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Handling Appeals

Employee Appeals

HR:4UK have the expert knowledge to support businesses navigate the employee appeals process from start to finish. We are well versed with the legalities involved and our expert team can guide you through the process to ensure nothing is missed. We understand first-hand how stressful managing an appeal can be and are able to guide businesses with the professionalism, sensitivity and expertise required. At HR:4UK, our in-depth knowledge will help and advise you every step of the way through employee appeals, so you are never left on your own. You can be reassured that the process is being managed in accordance with the law at all times.

Introduction

Whenever you have found it necessary to issue some form of disciplinary sanction against one of your employees then he or she must be provided with an opportunity to appeal against your decision. This is particularly important if you decided to terminate an employee’s contract of employment following a disciplinary hearing.

Employment Appeal Process

We understand how vital it is to prepare for an employment appeal process lodged by an employee. The penalties given to businesses that are found to unfairly dismiss an employee can be significant if proven. This is not only costly, but also damaging to a business’s reputation and both things can be avoided if the right support and guidance is sought. This is where the HR:4UK expert team can help. Having the HR:4UK team by your side will ensure you are well informed of the full legalities of the employment appeal process. You can be safe in the knowledge that you have followed all aspects of handling employee appeals correctly in accordance with the law.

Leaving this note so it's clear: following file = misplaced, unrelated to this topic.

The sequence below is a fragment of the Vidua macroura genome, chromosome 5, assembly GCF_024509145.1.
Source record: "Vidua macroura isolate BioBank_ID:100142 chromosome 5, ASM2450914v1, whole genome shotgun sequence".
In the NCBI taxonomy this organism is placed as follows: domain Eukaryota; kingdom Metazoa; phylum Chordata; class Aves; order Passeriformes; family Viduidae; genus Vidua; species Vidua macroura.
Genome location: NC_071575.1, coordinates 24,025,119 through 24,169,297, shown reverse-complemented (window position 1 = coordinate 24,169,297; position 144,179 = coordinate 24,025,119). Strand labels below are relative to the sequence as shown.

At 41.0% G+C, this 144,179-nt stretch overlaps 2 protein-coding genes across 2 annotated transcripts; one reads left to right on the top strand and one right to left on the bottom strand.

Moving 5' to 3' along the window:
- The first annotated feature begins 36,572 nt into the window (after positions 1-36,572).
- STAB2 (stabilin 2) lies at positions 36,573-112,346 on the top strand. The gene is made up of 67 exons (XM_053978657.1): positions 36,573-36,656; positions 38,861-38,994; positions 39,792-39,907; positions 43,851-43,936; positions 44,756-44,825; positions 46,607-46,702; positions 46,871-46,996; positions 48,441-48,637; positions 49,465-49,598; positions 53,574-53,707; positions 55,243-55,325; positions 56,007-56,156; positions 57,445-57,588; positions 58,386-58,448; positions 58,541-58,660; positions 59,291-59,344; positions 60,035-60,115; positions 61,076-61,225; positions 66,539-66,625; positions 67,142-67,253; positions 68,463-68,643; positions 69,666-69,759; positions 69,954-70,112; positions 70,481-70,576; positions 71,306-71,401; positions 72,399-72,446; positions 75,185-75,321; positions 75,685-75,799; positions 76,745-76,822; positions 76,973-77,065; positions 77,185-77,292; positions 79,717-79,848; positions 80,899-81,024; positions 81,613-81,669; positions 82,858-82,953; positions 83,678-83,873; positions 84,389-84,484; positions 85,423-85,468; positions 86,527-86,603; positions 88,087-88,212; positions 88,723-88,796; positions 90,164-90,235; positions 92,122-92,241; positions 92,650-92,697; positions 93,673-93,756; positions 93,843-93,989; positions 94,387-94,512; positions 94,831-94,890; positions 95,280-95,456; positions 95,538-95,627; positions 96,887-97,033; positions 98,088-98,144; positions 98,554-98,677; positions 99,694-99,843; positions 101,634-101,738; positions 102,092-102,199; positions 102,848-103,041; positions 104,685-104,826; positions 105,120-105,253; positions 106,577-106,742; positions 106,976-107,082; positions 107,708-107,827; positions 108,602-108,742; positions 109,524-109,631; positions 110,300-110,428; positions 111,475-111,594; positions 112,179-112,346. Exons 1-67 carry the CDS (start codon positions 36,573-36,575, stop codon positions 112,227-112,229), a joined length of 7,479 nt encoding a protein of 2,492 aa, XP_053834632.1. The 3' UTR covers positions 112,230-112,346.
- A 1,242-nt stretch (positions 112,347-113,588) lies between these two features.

The appeal

The disciplinary outcome letter that you gave the employee at the end of the disciplinary hearing (see our guide to disciplinary hearings) should have set out the timescales for submitting an appeal and who any request to appeal should be made to.

If the employee wishes to appeal he or she should set out the reasons in writing to be received, normally, within five working days following receipt of the disciplinary outcome letter. It can be longer if your internal policy provides for a longer period.

If you receive a request for an appeal then you should:

  • Write to the employee confirming who will chair the appeal hearing and the date, time and venue for the meeting.
  • Remind the employee of his or her right to be accompanied at the hearing.
  • Confirm the name of any note-taker who may attend.

Chairing an appeal hearing

We recommend that you arrange for someone who has not been involved in the disciplinary process to chair the appeal hearing. Where possible, it should be someone more senior than the chair of the original disciplinary hearing.

The appeal hearing can either be a review of the original disciplinary hearing outcome or be a full rehearing of the disciplinary issues. We recommend that you seek professional and expert advice from HR:4UK as to what form the appeal hearing should take.

The chair of the appeal hearing should:

  • Prior to the meeting, fully review all the evidence, notes and statements presented at the disciplinary hearing, including minutes of the meeting.
  • Outline the key points arising out of the initial disciplinary hearing.
  • Confirm the reasons given for any disciplinary sanction.
  • Confirm the employee’s grounds of appeal.
  • Provide an opportunity for the employee to make further representations or mitigation supporting their submitted grounds for appeal.

Once the proceedings of the appeal hearing have finished, the chair should adjourn the meeting to consider matters raised and discussed during the hearing and to reach a final decision concerning the appeal.

As the chair has a number of options available when considering the outcome of an appeal hearing, we recommend that he or she should seek professional and expert advice from HR:4UK.

Getting it right

If an employee is unhappy with the outcome of an appeal he or she might take the matter to an employment tribunal, alleging unfairness. The penalties available to tribunals are substantial (unlimited in some cases) so it is important that the appeal process is handled correctly.

HR:4UK can advise you and/or the chair of the appeal hearing about the available options and which would be the most appropriate, taking into account the individual circumstances of the case.

For further help and advice, speak to one of our advisors by calling 01455 444222 or complete our contact form and an advisor will contact you shortly.

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